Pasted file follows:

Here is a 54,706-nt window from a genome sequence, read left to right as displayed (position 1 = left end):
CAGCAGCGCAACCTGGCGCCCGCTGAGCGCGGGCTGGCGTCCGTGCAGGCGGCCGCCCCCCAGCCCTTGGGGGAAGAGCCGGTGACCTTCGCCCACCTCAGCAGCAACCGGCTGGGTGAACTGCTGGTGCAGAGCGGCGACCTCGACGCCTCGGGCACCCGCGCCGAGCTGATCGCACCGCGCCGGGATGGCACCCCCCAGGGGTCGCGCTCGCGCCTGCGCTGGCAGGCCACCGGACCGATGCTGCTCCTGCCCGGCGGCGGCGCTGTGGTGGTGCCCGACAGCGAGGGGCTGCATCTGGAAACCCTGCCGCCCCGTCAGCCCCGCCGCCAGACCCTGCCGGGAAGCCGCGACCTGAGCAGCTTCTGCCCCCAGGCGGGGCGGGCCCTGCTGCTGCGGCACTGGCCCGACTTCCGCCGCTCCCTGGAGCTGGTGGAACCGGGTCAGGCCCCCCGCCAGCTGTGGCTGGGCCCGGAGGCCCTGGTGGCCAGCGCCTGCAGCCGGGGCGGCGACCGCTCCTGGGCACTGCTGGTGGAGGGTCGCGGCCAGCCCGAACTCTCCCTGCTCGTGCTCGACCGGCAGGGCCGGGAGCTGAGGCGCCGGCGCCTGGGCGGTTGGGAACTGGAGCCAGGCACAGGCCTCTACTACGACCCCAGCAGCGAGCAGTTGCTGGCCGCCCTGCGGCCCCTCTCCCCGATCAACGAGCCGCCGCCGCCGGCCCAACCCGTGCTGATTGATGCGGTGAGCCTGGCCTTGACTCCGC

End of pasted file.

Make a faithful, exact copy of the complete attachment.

Here is a 54,706-nt window from a genome sequence, read left to right as displayed (position 1 = left end):
CAGCAGCGCAACCTGGCGCCCGCTGAGCGCGGGCTGGCGTCCGTGCAGGCGGCCGCCCCCCAGCCCTTGGGGGAAGAGCCGGTGACCTTCGCCCACCTCAGCAGCAACCGGCTGGGTGAACTGCTGGTGCAGAGCGGCGACCTCGACGCCTCGGGCACCCGCGCCGAGCTGATCGCACCGCGCCGGGATGGCACCCCCCAGGGGTCGCGCTCGCGCCTGCGCTGGCAGGCCACCGGACCGATGCTGCTCCTGCCCGGCGGCGGCGCTGTGGTGGTGCCCGACAGCGAGGGGCTGCATCTGGAAACCCTGCCGCCCCGTCAGCCCCGCCGCCAGACCCTGCCGGGAAGCCGCGACCTGAGCAGCTTCTGCCCCCAGGCGGGGCGGGCCCTGCTGCTGCGGCACTGGCCCGACTTCCGCCGCTCCCTGGAGCTGGTGGAACCGGGTCAGGCCCCCCGCCAGCTGTGGCTGGGCCCGGAGGCCCTGGTGGCCAGCGCCTGCAGCCGGGGCGGCGACCGCTCCTGGGCACTGCTGGTGGAGGGTCGCGGCCAGCCCGAACTCTCCCTGCTCGTGCTCGACCGGCAGGGCCGGGAGCTGAGGCGCCGGCGCCTGGGCGGTTGGGAACTGGAGCCAGGCACAGGCCTCTACTACGACCCCAGCAGCGAGCAGTTGCTGGCCGCCCTGCGGCCCCTCTCCCCGATCAACGAGCCGCCGCCGCCGGCCCAACCCGTGCTGATTGATGCGGTGAGCCTGGCCTTGACTCCGC